Three major specifications of a camshaft are lift, duration, and timing. Lift is basically the difference between the highest and lowest point of a cam lobe, which translates into the distance a valve opens. Duration is determined by the width of the lobe, and controls the amount of time (or number of degrees) the valve stays open. Cam timing relates to when a lobe opens and closes each valve in relation to piston travel or the number of degrees before or after top dead center the event occurs.
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When talking camshafts, high performance is often part of the conversation and for good reason. Lift, duration, and timing have drastic effects on engine performance. Higher lift and longer duration opens valves further and for longer periods of time, allowing more air and fuel into (and exhaust out of) the combustion chamber. The adjustment of cam timing (when valves open and close) can focus an engine’s power at higher or lower engine speed ranges.
On mass-produced passenger cars and trucks, engineers have always looked for a happy medium; lift, duration, and timing to produce high fuel economy ratings, while keeping driver’s satisfied with their engine’s performance. This is where technology intersects with standard camshaft design and operation.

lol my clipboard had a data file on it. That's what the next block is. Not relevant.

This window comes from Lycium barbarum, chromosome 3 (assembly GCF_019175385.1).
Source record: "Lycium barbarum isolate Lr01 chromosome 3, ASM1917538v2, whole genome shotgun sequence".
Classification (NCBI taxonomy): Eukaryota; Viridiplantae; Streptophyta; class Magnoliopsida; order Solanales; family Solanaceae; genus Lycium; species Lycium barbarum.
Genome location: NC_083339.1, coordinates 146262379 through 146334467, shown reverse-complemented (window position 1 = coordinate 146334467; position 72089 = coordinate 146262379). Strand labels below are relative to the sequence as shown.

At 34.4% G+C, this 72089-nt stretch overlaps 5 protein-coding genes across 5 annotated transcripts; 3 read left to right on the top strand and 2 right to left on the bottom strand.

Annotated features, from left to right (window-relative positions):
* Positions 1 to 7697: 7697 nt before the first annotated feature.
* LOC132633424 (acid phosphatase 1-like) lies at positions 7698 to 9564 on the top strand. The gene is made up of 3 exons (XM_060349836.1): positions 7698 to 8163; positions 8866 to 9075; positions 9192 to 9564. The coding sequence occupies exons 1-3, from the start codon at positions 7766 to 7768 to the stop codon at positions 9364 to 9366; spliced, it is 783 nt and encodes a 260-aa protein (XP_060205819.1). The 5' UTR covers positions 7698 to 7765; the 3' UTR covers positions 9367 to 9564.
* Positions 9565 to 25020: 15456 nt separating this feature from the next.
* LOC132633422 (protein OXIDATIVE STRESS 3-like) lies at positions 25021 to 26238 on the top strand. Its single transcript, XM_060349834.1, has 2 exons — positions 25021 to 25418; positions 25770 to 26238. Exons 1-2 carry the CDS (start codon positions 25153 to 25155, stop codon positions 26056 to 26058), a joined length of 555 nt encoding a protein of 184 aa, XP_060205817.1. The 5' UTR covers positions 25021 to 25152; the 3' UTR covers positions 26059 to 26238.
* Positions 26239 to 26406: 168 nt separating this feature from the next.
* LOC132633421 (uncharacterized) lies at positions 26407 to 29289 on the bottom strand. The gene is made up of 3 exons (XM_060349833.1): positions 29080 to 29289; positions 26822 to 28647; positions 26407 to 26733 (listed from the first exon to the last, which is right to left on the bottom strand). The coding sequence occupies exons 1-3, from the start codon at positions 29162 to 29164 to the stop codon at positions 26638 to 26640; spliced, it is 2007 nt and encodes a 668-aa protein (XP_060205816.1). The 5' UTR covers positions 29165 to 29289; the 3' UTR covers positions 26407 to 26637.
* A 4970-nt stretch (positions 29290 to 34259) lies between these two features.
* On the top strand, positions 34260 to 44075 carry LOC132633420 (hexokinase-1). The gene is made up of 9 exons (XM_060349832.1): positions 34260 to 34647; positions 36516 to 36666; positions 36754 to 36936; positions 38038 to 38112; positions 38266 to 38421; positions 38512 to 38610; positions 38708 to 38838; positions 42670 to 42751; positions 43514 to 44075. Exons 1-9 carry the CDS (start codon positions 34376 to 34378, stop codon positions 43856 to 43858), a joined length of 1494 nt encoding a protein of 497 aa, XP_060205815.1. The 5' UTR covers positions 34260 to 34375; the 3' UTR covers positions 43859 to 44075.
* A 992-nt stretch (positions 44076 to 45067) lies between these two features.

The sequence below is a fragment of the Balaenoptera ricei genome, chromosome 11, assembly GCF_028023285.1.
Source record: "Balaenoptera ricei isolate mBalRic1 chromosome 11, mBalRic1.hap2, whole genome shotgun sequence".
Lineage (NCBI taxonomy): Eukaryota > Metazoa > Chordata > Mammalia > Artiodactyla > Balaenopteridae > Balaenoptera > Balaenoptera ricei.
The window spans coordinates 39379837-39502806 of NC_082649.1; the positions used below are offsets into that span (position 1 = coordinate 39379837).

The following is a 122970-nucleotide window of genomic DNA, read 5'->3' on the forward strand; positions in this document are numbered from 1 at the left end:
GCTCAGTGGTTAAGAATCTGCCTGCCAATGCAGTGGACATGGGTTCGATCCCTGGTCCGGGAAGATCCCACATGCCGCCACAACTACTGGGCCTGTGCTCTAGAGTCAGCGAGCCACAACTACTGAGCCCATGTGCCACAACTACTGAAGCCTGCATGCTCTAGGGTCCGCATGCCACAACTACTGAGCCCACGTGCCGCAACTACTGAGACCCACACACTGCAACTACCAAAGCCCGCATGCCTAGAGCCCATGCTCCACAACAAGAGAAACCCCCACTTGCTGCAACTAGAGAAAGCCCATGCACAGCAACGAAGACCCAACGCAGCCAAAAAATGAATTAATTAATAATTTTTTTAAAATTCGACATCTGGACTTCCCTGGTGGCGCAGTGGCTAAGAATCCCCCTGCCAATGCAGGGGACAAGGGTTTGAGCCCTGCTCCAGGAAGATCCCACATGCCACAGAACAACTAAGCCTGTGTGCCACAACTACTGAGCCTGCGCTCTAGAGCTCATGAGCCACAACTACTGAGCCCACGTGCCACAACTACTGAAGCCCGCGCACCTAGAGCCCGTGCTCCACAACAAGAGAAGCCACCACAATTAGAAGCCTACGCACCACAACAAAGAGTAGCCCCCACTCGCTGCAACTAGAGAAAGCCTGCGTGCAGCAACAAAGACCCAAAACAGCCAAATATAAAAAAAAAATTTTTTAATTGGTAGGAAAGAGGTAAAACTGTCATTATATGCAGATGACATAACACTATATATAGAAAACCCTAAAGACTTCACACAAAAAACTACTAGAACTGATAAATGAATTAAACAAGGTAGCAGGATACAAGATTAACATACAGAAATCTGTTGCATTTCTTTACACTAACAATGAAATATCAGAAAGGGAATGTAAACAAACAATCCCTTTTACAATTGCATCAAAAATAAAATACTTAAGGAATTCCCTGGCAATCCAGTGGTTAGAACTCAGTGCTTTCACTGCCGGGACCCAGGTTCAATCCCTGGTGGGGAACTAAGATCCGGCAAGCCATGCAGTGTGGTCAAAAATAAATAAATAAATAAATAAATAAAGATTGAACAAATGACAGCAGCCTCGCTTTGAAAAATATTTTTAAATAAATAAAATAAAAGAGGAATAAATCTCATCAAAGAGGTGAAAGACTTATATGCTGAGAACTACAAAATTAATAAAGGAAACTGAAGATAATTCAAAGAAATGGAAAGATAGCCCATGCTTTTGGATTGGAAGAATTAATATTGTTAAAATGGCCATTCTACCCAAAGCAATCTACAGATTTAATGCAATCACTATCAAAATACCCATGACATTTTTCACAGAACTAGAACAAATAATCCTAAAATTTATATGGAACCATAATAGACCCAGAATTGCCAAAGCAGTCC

Variable Valve Timing (VVT)

Camshafts are all crankshaft-driven by means of a timing chain, belt, or gear. Fixed cam timing is controlled by the position of the sprockets or gears at the cam and crank. Most typical OE engine cam timing is non-adjustable, the sprockets are installed at the front of the cam and crank at fixed positions, and timing is manufactured into the sprocket’s design.